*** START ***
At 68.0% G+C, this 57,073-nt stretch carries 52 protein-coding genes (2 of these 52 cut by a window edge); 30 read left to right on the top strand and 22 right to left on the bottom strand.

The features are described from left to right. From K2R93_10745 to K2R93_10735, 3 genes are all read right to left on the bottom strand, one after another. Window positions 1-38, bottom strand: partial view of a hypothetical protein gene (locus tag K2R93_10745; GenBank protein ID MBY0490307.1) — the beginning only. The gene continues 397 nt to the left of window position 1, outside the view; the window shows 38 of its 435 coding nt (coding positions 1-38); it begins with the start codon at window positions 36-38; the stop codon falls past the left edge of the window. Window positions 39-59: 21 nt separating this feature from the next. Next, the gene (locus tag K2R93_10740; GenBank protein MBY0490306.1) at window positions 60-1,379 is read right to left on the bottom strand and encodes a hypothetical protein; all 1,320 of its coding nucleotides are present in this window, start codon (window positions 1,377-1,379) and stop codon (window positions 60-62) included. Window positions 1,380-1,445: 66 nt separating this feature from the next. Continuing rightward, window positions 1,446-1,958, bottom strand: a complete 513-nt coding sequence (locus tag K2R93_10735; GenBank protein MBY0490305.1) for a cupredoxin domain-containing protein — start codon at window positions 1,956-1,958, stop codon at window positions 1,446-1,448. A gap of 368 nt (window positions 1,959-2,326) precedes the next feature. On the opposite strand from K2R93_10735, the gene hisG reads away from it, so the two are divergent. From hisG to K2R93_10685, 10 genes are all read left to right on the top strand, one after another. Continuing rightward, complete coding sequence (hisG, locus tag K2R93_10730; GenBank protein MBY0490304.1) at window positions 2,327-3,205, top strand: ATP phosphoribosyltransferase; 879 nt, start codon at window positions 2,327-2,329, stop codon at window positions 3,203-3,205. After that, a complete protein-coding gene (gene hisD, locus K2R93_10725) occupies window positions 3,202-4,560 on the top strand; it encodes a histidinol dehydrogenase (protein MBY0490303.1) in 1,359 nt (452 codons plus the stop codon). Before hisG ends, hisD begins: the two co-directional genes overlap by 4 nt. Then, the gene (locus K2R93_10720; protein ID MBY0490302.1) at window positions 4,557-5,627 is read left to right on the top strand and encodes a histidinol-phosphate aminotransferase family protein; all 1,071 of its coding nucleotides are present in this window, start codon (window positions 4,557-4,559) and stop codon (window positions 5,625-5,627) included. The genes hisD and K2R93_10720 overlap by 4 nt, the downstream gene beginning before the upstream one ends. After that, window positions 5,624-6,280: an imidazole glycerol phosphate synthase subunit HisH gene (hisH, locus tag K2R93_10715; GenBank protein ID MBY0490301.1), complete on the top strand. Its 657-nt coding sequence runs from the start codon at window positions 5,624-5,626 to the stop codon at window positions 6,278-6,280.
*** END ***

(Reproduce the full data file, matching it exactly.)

At 68.0% G+C, this 57,073-nt stretch carries 52 protein-coding genes (2 of these 52 cut by a window edge); 30 read left to right on the top strand and 22 right to left on the bottom strand.

The features are described from left to right. From K2R93_10745 to K2R93_10735, 3 genes are all read right to left on the bottom strand, one after another. Window positions 1-38, bottom strand: partial view of a hypothetical protein gene (locus tag K2R93_10745; GenBank protein ID MBY0490307.1) — the beginning only. The gene continues 397 nt to the left of window position 1, outside the view; the window shows 38 of its 435 coding nt (coding positions 1-38); it begins with the start codon at window positions 36-38; the stop codon falls past the left edge of the window. Window positions 39-59: 21 nt separating this feature from the next. Next, the gene (locus tag K2R93_10740; GenBank protein MBY0490306.1) at window positions 60-1,379 is read right to left on the bottom strand and encodes a hypothetical protein; all 1,320 of its coding nucleotides are present in this window, start codon (window positions 1,377-1,379) and stop codon (window positions 60-62) included. Window positions 1,380-1,445: 66 nt separating this feature from the next. Continuing rightward, window positions 1,446-1,958, bottom strand: a complete 513-nt coding sequence (locus tag K2R93_10735; GenBank protein MBY0490305.1) for a cupredoxin domain-containing protein — start codon at window positions 1,956-1,958, stop codon at window positions 1,446-1,448. A gap of 368 nt (window positions 1,959-2,326) precedes the next feature. On the opposite strand from K2R93_10735, the gene hisG reads away from it, so the two are divergent. From hisG to K2R93_10685, 10 genes are all read left to right on the top strand, one after another. Continuing rightward, complete coding sequence (hisG, locus tag K2R93_10730; GenBank protein MBY0490304.1) at window positions 2,327-3,205, top strand: ATP phosphoribosyltransferase; 879 nt, start codon at window positions 2,327-2,329, stop codon at window positions 3,203-3,205. After that, a complete protein-coding gene (gene hisD, locus K2R93_10725) occupies window positions 3,202-4,560 on the top strand; it encodes a histidinol dehydrogenase (protein MBY0490303.1) in 1,359 nt (452 codons plus the stop codon). Before hisG ends, hisD begins: the two co-directional genes overlap by 4 nt. Then, the gene (locus K2R93_10720; protein ID MBY0490302.1) at window positions 4,557-5,627 is read left to right on the top strand and encodes a histidinol-phosphate aminotransferase family protein; all 1,071 of its coding nucleotides are present in this window, start codon (window positions 4,557-4,559) and stop codon (window positions 5,625-5,627) included. The genes hisD and K2R93_10720 overlap by 4 nt, the downstream gene beginning before the upstream one ends. After that, window positions 5,624-6,280: an imidazole glycerol phosphate synthase subunit HisH gene (hisH, locus tag K2R93_10715; GenBank protein ID MBY0490301.1), complete on the top strand. Its 657-nt coding sequence runs from the start codon at window positions 5,624-5,626 to the stop codon at window positions 6,278-6,280.